As human capital leaders, we have the opportunity to take the numbers and data and reasoning about where we have to go as an organization and craft it into stories that will motivate our organizations to create lasting change - to move the elephant in the right direction.
Define and Live Your Organizational Values
Building on Heath's points, Ann Rhoades, the founding vice president of people at JetBlue Airways, shared how her company made organizational values a central part of its operating principles from the beginning. Identifying those values - in JetBlue's case they were safety, caring, integrity, fun and passion - helped JetBlue create a culture and find the right talent to help the company grow into one of the nation's major airlines.
Again, the links to what ultimately drives people as human beings, not just as workers, is what makes for a successful organization. Those same points came out in a later panel discussion on employer branding featuring executives from Farmers Insurance, the Office of the Director of National Intelligence, investment advice company The Motley Fool and the Federal Deposit Insurance Corp. (FDIC).
Julie Goodall, deputy director of human resources at the FDIC, made this point clear when she said what motivates her, and the many people at the agency, is the job of ensuring the security of citizens' bank deposits. Since it was established in 1933, depositors have not lost a penny at a bank that is insured by the FDIC. That connection to mission is critical to attracting and retaining employees at FDIC when they could work in the private sector for a higher salary.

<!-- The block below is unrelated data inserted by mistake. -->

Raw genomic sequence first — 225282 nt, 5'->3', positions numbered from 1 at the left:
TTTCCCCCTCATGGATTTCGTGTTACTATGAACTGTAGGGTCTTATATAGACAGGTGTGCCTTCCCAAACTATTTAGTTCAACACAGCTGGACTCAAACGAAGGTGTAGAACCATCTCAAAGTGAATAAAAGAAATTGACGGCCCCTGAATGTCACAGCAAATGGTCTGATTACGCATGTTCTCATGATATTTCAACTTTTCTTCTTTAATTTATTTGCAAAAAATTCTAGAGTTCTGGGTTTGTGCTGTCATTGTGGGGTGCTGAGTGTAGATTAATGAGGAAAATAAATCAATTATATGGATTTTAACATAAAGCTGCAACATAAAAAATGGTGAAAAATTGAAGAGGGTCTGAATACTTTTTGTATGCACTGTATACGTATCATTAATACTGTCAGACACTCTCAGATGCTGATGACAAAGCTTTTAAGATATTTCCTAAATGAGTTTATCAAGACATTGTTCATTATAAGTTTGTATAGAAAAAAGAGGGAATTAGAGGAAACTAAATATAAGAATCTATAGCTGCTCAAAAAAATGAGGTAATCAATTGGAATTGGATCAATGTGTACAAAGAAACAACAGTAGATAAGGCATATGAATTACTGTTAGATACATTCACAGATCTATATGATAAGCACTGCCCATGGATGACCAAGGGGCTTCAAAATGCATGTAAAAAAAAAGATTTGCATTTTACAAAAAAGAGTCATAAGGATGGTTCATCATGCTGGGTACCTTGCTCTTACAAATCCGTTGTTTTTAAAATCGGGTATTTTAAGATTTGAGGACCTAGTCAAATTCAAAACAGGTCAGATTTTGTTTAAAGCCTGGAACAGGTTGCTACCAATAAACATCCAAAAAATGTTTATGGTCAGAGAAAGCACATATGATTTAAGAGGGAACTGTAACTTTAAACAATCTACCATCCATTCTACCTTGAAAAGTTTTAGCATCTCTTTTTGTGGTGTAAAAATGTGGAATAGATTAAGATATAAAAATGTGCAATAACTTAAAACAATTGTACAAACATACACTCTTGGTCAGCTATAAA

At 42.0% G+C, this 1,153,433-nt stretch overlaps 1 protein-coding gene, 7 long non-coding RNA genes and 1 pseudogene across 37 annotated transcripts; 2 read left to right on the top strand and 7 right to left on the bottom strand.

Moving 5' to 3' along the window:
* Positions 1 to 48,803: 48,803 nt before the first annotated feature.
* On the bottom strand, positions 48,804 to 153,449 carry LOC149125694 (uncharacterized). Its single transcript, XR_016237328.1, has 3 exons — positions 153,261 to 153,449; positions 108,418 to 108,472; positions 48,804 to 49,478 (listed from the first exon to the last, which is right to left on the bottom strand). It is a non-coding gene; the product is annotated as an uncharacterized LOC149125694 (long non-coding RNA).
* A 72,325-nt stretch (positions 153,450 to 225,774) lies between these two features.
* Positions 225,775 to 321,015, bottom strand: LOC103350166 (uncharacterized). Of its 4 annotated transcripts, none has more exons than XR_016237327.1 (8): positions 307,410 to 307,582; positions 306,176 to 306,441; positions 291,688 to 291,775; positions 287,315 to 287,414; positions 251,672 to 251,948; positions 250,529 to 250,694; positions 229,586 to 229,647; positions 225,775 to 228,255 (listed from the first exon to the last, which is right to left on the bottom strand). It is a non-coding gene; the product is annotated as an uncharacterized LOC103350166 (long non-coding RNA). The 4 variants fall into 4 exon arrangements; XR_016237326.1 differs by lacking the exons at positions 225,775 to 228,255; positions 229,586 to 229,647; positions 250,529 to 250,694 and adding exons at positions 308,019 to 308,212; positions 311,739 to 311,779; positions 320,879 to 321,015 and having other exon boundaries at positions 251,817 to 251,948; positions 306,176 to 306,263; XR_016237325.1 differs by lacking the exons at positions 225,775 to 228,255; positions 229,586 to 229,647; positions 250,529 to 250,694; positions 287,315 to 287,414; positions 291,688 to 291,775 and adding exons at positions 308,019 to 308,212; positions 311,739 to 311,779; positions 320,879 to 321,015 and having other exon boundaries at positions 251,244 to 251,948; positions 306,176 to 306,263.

Talent Management columnist and USC professor John Boudreau grounded all this dialogue about change and values in forward-thinking principles based on the research for his book, Transformative HR:How Great Companies Use Evidence-Based Change for Sustainable Advantage. You can find more on the five principles that Boudreau identified as transformative in an article I wrote here, but the short answer is it's not about the tools and data and technology available to us. It's about the "five inches of space between our ears." In other words, the change is up to us to make it happen, and we have the intelligence and ability to make it happen if we apply it right.
All these themes were brought home by Marshall Goldsmith, the closing keynote speaker, who tackled the topic of employee engagement and development with a closing keynote titled "It's Up to You." One of the world's pre-eminent business thinkers and a genuinely generous and kind person, Goldsmith was able to bring a perfect end to the event with a message that drove home the role we each play, individually and organizationally, in our own happiness and success.
Rather than looking outside ourselves for answers or blaming external barriers for why we aren't successful or happy, we should turn our attention inward. Find what we are doing right and what we can do to improve ourselves first. Then, little by little, we'll make changes, big and small, whether it's in our personal lives or in our work, whether it's in government or in the private sector.